INGULFED

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Cool off the Press: Mixed Blessings — سلم مشكلة

For the original, from the Sunday Magazine of The Express Tribune in Karachi, Pakistan: click here.


I wanted to peek through the locked gates, to look into the sanctuary and enter the house of the dead. I read the engraving by the walkway — UNEQUAL IN LIFE, ALL LIE EQUAL IN DEATH — while birds flitted about the cornice. I wasn’t sure if I smelled something, faint, pungent, unrecognisable. But it was time to go. Sacred Zoroastrian Towers of Silence were not built to be ogled.

There are two such structures in central Karachi, dating back to over a hundred years ago. The small Tower known as the “Ghadialy Dokhma,” along a ridge studded with green trees, was consecrated in 1847 and the bigger Tower, known as the “Anjuman Dokhma” was consecrated in 1875. The Tower of Silence or dokhma is a perfectly white cylinder with a flat top but for a rounded lip that juts up above the entrance. Inside, bodies are laid out under the open roof to decompose by the powers of nature.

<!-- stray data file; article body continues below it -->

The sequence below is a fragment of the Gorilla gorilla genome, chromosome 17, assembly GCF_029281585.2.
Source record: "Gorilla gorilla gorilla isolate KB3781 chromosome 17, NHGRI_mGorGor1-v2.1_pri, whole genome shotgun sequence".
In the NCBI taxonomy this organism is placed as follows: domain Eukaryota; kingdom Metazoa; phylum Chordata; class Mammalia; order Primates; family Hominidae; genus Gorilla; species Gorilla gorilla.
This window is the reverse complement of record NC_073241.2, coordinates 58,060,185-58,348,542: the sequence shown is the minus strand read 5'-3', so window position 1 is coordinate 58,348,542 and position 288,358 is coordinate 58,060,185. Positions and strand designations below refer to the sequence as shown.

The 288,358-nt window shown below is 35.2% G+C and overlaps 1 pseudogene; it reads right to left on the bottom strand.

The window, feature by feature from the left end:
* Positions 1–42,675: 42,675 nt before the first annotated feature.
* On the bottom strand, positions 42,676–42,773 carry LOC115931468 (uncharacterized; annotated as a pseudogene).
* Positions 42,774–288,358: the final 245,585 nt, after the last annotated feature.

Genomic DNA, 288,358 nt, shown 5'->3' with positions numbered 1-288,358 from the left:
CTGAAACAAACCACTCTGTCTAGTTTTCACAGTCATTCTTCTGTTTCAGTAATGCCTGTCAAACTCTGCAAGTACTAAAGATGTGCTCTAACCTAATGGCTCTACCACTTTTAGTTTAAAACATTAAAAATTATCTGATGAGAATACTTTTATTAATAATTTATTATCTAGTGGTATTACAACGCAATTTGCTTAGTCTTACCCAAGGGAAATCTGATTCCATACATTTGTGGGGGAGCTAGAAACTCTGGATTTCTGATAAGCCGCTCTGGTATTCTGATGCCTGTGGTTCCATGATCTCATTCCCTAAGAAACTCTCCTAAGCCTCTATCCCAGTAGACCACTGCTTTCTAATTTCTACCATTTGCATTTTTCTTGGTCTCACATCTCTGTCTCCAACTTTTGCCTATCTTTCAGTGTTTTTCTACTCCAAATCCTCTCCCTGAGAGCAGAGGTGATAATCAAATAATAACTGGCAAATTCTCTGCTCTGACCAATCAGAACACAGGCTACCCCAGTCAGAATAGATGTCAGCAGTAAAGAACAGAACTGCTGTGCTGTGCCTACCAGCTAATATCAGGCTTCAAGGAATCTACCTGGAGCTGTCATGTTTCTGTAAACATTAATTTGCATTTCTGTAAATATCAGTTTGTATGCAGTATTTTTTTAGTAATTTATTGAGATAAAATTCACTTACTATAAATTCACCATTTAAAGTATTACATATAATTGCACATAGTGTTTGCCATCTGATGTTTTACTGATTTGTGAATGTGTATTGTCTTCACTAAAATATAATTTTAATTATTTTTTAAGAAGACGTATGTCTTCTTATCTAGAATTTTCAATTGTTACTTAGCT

Bones fall through a grate into a well below. “People don’t like to build houses here.” A Parsi friend indicated the barren plot below the ridge. “The smell.”

Until 1999, there were vultures on the Indian subcontinent. But in the next ten years, as a result of feeding on cattle treated with a particular chemical called diclofenac, they were nearly completely annihilated. In India, some form of solar contraption is now used to “evaporate the body,” as our guide said — some reports say they are mirrors that focus the sunlight, others whisper of something more complex. No one is allowed inside the Towers of Silence but those trusted with its upkeep, so there’s no way of knowing what lies beyond those raised white walls. The birds, it seems, are there just to look.

The term ‘Parsi’ is today used interchangeably with “Zoroastrian”, though it traces its roots to the Fars or Pars Province in south-west Iran but today only those who fled to the Indian subcontinent in the seventh and eight centuries are referred to as Parsis. Numbering only in the low thousands, the Parsi community is nonetheless thriving and prominent, distinctly less affected by extremist attacks than other religious minorities in Pakistan.